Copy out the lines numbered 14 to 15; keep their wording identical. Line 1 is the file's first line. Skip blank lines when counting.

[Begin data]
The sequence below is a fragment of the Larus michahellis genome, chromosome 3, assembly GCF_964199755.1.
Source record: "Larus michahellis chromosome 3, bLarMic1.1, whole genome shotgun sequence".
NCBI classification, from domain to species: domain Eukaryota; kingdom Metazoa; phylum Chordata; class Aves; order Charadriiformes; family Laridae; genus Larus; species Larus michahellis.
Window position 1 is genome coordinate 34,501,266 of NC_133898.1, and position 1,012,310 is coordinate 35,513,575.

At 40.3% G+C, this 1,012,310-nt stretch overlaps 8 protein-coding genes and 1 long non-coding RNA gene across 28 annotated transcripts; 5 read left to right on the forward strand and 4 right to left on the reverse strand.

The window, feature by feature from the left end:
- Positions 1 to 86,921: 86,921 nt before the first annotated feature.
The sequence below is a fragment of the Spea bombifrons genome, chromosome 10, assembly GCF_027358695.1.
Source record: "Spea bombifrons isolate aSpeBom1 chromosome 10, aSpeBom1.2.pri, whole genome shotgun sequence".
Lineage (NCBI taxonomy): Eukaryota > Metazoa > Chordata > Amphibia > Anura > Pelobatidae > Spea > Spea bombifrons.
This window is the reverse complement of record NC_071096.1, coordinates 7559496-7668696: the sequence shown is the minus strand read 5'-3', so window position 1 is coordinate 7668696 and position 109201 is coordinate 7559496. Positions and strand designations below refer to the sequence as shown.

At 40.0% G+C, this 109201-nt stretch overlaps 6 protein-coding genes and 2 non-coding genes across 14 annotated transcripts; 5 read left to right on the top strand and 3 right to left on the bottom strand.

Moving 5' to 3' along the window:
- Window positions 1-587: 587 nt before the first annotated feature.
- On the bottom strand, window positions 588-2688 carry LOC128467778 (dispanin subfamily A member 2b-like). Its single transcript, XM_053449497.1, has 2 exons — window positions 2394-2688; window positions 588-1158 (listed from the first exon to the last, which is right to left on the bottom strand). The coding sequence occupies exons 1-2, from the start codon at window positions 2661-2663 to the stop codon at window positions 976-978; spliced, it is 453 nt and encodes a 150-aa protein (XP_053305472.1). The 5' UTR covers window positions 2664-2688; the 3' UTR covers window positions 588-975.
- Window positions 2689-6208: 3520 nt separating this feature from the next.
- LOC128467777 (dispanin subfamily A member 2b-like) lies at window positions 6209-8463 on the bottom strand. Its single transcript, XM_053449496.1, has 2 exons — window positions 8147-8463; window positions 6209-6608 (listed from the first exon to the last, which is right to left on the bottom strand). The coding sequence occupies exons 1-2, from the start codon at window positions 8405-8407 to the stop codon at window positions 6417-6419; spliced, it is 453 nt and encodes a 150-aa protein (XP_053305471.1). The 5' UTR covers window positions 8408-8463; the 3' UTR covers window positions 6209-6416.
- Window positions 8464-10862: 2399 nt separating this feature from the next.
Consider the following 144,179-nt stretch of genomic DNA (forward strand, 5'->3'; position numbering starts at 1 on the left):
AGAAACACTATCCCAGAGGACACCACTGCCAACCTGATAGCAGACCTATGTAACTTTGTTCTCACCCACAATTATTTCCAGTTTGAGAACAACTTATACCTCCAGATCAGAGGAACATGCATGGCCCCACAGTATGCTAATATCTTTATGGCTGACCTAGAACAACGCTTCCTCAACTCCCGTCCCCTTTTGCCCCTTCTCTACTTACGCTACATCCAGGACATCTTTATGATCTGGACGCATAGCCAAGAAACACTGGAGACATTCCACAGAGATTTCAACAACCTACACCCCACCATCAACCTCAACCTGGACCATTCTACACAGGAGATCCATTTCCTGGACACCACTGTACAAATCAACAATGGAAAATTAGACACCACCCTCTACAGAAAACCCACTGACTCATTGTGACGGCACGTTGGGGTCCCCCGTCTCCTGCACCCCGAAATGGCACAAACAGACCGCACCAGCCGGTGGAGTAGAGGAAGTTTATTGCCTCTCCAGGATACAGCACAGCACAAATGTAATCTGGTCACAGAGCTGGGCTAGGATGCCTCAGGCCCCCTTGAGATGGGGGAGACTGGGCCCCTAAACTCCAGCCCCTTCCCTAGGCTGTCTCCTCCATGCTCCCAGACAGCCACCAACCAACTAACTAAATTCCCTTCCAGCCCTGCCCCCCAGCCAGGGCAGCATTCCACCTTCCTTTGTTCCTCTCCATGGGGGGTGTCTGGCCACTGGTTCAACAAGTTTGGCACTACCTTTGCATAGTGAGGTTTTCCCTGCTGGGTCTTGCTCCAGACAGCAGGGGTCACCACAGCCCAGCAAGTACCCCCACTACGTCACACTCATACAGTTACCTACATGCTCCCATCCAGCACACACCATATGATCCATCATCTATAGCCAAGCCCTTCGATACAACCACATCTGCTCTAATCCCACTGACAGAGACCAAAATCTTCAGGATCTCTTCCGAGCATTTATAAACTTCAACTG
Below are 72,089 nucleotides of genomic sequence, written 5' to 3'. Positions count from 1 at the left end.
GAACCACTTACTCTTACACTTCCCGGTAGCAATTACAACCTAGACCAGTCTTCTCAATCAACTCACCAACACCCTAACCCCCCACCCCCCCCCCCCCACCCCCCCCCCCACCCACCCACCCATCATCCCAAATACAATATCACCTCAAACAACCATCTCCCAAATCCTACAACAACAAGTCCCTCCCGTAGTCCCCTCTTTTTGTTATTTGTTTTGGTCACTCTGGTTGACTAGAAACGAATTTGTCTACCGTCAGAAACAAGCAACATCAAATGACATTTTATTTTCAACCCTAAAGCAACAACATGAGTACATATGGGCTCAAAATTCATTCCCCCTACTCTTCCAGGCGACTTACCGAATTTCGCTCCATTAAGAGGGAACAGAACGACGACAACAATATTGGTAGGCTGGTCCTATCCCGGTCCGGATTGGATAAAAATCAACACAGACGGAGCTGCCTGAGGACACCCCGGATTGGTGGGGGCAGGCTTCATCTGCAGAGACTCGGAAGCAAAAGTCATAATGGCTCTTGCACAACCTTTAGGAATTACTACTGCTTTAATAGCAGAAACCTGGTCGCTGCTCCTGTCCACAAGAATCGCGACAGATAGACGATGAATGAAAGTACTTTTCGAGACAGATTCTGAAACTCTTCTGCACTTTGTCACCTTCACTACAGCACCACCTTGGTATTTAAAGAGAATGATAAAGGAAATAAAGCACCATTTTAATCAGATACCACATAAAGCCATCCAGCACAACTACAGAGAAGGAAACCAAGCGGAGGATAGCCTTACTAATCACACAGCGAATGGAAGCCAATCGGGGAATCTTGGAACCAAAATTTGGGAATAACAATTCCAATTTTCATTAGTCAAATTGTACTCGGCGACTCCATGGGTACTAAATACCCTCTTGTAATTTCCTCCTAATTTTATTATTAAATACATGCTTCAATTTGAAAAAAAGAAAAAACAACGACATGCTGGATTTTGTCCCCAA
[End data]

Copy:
- Window positions 1-587: 587 nt before the first annotated feature.
- On the bottom strand, window positions 588-2688 carry LOC128467778 (dispanin subfamily A member 2b-like). Its single transcript, XM_053449497.1, has 2 exons — window positions 2394-2688; window positions 588-1158 (listed from the first exon to the last, which is right to left on the bottom strand). The coding sequence occupies exons 1-2, from the start codon at window positions 2661-2663 to the stop codon at window positions 976-978; spliced, it is 453 nt and encodes a 150-aa protein (XP_053305472.1). The 5' UTR covers window positions 2664-2688; the 3' UTR covers window positions 588-975.